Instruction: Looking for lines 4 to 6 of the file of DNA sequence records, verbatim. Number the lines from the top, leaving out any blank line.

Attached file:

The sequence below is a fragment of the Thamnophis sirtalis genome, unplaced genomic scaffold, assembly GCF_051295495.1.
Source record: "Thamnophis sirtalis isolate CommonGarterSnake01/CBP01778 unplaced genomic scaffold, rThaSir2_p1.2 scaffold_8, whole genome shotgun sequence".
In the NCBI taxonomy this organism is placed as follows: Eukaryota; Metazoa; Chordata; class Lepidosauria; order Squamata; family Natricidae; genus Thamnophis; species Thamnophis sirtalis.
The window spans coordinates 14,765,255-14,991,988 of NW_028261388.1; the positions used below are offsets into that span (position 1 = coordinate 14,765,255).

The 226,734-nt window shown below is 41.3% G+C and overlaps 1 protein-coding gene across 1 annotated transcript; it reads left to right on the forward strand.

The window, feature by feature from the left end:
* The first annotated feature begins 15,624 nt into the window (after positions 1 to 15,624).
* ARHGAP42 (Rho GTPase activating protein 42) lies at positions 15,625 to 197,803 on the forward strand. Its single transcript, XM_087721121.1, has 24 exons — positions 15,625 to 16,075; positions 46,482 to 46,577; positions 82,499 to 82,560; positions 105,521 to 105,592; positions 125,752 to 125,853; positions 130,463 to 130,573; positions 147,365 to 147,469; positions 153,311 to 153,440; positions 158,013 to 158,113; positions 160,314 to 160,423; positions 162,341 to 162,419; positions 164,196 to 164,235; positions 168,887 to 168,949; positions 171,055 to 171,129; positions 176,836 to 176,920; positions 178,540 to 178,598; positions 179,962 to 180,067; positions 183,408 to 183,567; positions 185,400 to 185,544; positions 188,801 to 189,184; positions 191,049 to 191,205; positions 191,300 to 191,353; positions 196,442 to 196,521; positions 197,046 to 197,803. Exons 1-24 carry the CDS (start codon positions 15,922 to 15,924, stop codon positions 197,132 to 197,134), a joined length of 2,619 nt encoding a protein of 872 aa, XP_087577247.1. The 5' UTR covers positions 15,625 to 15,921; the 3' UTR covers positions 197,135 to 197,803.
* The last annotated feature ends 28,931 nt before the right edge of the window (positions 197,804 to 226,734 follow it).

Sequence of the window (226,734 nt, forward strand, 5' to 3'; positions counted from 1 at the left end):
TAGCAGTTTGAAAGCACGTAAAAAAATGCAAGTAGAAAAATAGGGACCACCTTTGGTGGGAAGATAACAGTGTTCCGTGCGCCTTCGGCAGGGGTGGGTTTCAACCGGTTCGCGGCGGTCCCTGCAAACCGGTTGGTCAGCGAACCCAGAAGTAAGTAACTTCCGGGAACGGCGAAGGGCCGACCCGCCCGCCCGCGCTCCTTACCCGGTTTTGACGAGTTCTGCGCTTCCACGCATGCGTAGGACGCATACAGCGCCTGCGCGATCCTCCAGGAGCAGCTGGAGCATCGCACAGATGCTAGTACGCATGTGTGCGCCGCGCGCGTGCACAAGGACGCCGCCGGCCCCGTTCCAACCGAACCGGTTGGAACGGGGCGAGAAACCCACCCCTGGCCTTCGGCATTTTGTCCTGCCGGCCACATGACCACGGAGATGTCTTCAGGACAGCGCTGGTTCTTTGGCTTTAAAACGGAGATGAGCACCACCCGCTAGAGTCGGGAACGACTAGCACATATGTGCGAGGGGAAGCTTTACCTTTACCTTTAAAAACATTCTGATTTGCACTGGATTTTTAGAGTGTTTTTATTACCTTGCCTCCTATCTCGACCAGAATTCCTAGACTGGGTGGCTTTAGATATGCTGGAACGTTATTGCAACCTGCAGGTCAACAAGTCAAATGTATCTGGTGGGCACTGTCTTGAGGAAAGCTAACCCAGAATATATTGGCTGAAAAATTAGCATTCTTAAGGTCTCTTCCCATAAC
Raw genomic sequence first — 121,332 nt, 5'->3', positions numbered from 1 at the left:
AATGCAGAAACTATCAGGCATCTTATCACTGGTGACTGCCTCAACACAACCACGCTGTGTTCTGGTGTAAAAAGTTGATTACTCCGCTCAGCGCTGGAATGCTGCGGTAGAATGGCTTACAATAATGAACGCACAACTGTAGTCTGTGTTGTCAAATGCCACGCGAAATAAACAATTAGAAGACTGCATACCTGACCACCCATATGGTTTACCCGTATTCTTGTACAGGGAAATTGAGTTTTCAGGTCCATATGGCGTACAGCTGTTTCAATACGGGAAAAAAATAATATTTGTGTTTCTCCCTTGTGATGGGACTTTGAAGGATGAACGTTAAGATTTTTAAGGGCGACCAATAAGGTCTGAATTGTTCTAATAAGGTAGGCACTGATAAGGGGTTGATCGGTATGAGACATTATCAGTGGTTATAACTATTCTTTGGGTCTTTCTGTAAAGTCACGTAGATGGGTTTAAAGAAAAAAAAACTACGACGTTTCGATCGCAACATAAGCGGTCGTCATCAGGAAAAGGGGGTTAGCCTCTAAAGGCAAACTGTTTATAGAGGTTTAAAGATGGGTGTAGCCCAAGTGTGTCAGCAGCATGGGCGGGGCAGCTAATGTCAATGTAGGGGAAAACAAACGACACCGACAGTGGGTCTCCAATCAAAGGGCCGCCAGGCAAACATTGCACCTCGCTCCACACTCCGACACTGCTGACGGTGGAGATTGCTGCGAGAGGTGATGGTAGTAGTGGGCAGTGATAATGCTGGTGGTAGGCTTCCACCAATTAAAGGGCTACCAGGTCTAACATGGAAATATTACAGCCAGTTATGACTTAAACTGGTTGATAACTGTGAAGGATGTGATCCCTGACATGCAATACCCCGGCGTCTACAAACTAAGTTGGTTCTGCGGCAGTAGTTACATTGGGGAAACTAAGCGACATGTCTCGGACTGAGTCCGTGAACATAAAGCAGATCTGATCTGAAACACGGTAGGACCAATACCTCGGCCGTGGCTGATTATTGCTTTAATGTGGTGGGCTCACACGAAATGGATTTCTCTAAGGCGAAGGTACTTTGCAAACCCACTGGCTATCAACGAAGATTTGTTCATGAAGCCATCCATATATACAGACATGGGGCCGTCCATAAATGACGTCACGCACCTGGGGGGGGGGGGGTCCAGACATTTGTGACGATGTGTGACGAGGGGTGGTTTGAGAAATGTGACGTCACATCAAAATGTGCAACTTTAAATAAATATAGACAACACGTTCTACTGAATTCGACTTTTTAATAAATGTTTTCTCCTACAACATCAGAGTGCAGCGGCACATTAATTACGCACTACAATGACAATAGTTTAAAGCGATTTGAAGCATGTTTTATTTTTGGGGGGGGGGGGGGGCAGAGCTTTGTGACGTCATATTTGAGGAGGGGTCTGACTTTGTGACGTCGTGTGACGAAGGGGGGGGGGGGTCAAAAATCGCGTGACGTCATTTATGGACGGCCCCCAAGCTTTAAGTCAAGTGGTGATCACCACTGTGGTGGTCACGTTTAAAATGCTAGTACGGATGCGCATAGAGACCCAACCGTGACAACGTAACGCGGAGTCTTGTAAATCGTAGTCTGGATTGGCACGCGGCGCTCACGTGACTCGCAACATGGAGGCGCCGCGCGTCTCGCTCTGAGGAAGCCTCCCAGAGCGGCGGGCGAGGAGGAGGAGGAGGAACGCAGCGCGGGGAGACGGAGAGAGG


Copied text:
The window spans coordinates 14,765,255-14,991,988 of NW_028261388.1; the positions used below are offsets into that span (position 1 = coordinate 14,765,255).

The 226,734-nt window shown below is 41.3% G+C and overlaps 1 protein-coding gene across 1 annotated transcript; it reads left to right on the forward strand.

The window, feature by feature from the left end: